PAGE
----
The proponents of the Protocol celebrated it as a breakthrough in international
climate policy, because (i) it promised – under the original provisions
- substantial emission reductions for the develop world vis-à-vis business-as-usual
emissions, and (ii) it established a broad international mechanism for widening
and deepening climate protection activities in the future.”
The Kyoto Protocol is an agreement between countries to reduce the amount of greenhouse gases their countries produce.
They agreed to reduce greenhouse gases: carbon dioxide (CO2); methane (CH4); and nitrous dioxide (N2O), by a percentage of the levels produced in 1990, before 2012. They also agreed to reduce hydro fluorocarbons (HFCs), per fluorocarbons (PFCs) and sulphur hexafluoride (SF6). Each country has a different target based on their industrialisation and economic health.
The Protocol only came in to effect, and a 'Treaty', when countries accounting for 55% of greenhouse gas emissions in the world signed up to the Protocol.
Each country's target is not totally rigid, because there are plans to allow countries who are well within their target to sell their 'carbon credits' to countries who were struggling to meet their targets. This is 'emission trading‘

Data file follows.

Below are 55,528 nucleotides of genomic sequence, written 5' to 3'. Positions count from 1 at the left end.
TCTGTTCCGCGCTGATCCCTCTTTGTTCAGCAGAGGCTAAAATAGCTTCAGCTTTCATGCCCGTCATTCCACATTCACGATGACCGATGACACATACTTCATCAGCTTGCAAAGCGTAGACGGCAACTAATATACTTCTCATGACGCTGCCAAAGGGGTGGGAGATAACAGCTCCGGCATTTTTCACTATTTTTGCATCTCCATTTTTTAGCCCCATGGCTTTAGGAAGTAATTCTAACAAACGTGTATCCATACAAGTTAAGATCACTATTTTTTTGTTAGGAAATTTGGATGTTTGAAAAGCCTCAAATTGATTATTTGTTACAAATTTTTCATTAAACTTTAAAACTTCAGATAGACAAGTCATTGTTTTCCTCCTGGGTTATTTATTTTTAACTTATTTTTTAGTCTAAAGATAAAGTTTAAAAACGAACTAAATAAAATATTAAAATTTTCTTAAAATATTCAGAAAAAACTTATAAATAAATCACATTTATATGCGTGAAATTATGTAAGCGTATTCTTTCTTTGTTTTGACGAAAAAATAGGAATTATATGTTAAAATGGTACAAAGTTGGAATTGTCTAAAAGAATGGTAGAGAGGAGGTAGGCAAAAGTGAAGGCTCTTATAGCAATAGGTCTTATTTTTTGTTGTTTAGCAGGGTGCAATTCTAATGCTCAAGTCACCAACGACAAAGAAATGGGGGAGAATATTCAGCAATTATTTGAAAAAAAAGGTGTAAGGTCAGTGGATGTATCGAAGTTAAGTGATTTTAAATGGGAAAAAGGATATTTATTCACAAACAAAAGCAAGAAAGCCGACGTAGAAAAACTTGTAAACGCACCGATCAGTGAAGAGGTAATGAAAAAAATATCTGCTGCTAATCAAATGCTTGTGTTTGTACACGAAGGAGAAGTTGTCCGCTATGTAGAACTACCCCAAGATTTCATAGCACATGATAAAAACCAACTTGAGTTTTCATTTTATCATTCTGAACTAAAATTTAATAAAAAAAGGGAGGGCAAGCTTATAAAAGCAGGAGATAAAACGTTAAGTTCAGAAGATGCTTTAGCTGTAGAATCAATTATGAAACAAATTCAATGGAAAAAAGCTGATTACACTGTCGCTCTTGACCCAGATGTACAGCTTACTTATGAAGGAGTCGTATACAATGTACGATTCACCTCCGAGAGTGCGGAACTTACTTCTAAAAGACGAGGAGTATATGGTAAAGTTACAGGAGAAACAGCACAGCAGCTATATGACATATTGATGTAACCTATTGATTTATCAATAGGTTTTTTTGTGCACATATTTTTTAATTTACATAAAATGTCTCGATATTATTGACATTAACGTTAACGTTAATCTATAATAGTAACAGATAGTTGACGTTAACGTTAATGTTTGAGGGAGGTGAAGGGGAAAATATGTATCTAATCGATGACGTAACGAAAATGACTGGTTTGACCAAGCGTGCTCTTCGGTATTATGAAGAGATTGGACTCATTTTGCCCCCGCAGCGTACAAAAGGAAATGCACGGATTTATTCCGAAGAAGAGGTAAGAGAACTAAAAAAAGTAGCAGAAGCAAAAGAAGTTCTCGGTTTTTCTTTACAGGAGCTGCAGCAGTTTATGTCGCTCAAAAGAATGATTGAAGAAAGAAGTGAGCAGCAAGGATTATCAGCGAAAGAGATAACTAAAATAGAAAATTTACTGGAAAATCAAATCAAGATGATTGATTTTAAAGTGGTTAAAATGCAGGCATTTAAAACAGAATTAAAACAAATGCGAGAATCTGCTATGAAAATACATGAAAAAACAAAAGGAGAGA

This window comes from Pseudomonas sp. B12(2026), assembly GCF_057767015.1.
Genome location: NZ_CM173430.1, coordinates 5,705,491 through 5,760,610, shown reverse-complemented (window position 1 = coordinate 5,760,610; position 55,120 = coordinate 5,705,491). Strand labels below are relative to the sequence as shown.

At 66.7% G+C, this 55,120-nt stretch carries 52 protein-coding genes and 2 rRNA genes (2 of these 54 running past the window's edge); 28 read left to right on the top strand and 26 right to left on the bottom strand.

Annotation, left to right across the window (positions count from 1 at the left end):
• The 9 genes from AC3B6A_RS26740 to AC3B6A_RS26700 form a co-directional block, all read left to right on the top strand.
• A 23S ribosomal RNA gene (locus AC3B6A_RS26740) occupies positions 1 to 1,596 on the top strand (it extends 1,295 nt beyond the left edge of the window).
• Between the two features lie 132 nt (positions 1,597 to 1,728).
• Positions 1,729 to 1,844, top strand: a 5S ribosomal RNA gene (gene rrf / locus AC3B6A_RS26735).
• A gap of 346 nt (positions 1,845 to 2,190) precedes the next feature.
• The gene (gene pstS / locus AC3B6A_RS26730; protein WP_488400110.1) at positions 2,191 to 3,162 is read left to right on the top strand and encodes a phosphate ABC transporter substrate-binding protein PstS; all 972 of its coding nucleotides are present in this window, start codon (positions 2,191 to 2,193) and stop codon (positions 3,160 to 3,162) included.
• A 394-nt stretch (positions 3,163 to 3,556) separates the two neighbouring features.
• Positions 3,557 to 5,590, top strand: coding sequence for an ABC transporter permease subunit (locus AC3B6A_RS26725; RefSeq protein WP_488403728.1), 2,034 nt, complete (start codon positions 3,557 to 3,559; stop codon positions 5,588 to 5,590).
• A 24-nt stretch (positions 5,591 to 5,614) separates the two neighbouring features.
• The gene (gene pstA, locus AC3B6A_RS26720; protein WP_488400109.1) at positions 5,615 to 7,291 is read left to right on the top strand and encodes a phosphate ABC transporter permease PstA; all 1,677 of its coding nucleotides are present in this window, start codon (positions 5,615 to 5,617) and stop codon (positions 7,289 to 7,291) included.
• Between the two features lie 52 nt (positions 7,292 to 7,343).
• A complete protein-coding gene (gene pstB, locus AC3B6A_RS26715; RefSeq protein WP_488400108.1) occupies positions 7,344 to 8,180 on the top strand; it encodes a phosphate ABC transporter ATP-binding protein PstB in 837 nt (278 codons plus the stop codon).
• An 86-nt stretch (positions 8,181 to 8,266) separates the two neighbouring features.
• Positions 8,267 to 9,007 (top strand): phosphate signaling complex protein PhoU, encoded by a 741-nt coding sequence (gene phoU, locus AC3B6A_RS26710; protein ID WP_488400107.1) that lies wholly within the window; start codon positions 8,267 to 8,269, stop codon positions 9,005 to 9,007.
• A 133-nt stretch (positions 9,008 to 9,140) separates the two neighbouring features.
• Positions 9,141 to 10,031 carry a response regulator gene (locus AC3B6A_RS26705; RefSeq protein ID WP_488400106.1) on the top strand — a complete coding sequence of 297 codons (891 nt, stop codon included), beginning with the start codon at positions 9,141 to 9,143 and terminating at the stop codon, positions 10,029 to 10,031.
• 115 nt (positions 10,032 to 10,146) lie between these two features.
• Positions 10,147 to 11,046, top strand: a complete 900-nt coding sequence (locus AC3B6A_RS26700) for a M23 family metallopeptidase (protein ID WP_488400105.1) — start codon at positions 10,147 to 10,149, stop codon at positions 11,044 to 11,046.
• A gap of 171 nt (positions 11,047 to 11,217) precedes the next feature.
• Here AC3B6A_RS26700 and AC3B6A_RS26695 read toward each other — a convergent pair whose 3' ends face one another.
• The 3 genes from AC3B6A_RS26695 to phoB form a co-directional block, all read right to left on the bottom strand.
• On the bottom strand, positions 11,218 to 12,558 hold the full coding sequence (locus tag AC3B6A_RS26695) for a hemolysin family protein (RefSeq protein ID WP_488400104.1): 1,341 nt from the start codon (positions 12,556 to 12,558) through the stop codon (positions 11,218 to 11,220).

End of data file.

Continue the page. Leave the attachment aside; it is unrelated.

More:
The Kyoto Protocol now covers more than 160 countries globally and more than 60% of countries in terms of global greenhouse gas emissions. This treaty expires in 2012, and international talks began in May 2007 on a future treaty to succeed the current one.
The Objective and Principles of Kyoto
The objective of the protocol is the "stabilization of greenhouse gas
concentrations in the atmosphere at a level that would prevent dangerous anthropogenic
interference with the climate system.
The Intergovernmental panel on climate change (IPCC) has predicted an average global rise in temperature of 1.4°C (2.5°F) to 5.8 °C (10.4°F) between 1990 and 2100).
Governments are separated into two general categories: developed countries, referred to as Annex I countries (who have accepted greenhouse gas emission reduction obligations and must submit an annual greenhouse gas inventory) and developing countries, referred to as Non-Annex I countries (who have no greenhouse gas emission reduction obligations but may participate in the Clean Development Mechanism).